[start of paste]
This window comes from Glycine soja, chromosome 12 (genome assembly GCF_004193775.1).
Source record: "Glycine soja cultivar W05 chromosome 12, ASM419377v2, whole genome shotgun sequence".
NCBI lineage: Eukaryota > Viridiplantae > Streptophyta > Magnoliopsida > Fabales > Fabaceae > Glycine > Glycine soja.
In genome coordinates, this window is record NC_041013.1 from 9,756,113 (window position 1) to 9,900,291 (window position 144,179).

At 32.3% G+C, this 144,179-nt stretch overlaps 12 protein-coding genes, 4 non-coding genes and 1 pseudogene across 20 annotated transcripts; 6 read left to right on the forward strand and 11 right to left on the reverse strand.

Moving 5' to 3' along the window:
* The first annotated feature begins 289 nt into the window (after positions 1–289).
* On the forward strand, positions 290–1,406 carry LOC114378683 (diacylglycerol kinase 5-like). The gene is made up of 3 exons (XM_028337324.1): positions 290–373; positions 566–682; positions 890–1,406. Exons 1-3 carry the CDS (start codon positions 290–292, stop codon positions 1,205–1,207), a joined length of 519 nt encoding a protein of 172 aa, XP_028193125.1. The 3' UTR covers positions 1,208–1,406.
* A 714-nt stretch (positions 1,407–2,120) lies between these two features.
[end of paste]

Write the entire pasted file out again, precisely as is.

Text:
This window comes from Glycine soja, chromosome 12 (genome assembly GCF_004193775.1).
Source record: "Glycine soja cultivar W05 chromosome 12, ASM419377v2, whole genome shotgun sequence".
NCBI lineage: Eukaryota > Viridiplantae > Streptophyta > Magnoliopsida > Fabales > Fabaceae > Glycine > Glycine soja.
In genome coordinates, this window is record NC_041013.1 from 9,756,113 (window position 1) to 9,900,291 (window position 144,179).

At 32.3% G+C, this 144,179-nt stretch overlaps 12 protein-coding genes, 4 non-coding genes and 1 pseudogene across 20 annotated transcripts; 6 read left to right on the forward strand and 11 right to left on the reverse strand.

Moving 5' to 3' along the window:
* The first annotated feature begins 289 nt into the window (after positions 1–289).
* On the forward strand, positions 290–1,406 carry LOC114378683 (diacylglycerol kinase 5-like). The gene is made up of 3 exons (XM_028337324.1): positions 290–373; positions 566–682; positions 890–1,406. Exons 1-3 carry the CDS (start codon positions 290–292, stop codon positions 1,205–1,207), a joined length of 519 nt encoding a protein of 172 aa, XP_028193125.1. The 3' UTR covers positions 1,208–1,406.
* A 714-nt stretch (positions 1,407–2,120) lies between these two features.